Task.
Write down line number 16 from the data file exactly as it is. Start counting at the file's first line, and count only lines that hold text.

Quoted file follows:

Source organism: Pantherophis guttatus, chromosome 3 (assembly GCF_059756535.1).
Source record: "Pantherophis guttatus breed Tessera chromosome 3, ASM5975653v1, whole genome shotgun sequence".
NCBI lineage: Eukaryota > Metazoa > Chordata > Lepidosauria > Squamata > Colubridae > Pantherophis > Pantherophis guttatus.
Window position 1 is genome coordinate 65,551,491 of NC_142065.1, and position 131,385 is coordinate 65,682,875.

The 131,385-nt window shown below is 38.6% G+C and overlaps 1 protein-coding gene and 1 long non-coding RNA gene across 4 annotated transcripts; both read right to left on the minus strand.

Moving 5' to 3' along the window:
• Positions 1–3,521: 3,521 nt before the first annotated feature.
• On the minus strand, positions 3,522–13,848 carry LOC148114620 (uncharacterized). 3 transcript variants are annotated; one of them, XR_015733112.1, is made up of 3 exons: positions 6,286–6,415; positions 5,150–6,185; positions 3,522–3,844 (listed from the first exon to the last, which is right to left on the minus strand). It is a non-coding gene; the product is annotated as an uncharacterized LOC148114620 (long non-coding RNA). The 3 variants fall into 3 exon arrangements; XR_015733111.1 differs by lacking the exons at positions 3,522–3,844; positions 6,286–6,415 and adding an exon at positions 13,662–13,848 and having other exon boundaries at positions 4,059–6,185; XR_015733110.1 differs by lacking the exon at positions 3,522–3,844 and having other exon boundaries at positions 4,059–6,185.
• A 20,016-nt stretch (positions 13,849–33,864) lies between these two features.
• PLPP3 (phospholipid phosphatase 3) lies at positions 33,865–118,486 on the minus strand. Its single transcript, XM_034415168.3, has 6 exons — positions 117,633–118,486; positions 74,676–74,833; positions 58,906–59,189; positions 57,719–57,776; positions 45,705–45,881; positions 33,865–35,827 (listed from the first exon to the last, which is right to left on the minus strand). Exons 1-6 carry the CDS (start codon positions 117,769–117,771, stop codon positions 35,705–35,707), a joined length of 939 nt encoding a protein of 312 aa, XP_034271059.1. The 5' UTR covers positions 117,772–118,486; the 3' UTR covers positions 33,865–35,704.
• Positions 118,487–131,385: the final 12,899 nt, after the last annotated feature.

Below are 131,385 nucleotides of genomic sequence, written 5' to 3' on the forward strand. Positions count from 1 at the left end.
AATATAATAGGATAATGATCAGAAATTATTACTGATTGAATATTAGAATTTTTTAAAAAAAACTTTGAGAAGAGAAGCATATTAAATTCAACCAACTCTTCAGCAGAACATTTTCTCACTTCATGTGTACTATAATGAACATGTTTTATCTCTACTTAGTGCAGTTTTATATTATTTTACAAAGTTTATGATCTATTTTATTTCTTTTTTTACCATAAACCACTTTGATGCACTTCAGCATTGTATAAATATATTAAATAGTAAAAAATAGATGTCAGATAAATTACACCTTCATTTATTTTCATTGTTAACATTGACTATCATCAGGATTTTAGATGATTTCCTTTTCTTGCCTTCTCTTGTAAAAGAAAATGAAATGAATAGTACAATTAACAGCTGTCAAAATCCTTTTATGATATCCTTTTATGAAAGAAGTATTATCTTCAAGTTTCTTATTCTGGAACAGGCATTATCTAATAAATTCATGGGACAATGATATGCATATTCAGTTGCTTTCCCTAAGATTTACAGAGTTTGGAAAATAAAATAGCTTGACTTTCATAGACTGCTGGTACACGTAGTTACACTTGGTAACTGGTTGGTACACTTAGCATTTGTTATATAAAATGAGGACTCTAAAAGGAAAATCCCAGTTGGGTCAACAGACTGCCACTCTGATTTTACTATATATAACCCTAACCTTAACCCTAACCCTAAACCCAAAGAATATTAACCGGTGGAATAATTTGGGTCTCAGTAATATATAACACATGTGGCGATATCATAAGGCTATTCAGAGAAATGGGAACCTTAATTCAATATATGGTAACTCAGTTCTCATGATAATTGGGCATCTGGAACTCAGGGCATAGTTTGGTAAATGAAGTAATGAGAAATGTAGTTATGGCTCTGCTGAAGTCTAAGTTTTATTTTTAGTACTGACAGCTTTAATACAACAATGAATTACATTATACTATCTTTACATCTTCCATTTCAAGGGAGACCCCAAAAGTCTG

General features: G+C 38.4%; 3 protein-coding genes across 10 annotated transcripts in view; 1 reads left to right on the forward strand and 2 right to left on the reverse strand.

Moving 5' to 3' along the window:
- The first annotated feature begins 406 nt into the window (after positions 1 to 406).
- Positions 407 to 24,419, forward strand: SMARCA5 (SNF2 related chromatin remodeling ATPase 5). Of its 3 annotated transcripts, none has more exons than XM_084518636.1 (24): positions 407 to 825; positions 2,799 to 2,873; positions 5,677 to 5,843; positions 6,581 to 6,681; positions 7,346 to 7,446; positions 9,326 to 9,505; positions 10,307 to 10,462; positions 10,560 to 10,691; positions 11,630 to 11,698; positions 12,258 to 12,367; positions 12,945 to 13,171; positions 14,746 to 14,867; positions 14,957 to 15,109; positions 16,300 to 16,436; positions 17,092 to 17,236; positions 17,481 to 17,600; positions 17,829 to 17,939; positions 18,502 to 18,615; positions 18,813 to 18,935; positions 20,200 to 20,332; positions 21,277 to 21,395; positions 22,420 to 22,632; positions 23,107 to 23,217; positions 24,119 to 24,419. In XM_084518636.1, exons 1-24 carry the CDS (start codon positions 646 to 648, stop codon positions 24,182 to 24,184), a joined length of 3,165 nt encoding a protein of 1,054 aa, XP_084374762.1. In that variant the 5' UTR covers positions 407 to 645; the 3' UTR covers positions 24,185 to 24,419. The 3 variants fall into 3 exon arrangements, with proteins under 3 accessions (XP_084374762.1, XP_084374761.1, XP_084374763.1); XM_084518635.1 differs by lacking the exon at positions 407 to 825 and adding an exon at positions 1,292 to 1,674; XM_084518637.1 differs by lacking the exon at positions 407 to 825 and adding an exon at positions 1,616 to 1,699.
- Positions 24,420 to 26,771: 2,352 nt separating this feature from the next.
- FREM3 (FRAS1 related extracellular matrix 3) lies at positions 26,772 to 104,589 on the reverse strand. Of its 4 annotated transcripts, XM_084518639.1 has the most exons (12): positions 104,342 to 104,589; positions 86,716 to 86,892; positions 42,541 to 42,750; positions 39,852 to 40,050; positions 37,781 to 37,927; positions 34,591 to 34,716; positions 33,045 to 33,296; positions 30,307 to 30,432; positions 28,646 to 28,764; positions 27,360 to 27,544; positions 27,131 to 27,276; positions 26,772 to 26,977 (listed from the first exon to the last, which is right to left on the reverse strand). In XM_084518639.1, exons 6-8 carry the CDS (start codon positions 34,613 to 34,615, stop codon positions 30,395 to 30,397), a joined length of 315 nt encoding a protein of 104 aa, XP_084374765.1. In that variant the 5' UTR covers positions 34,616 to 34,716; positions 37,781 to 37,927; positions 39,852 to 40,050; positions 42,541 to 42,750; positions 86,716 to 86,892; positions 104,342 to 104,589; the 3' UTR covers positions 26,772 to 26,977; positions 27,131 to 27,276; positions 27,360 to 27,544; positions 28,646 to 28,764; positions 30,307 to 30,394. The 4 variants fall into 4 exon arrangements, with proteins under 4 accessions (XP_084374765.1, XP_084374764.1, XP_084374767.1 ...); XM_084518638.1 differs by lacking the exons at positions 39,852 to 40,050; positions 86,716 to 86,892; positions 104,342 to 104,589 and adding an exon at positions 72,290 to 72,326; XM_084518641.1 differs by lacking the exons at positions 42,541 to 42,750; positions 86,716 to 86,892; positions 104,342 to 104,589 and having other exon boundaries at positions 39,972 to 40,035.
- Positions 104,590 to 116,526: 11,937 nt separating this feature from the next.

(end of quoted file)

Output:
- The first annotated feature begins 406 nt into the window (after positions 1 to 406).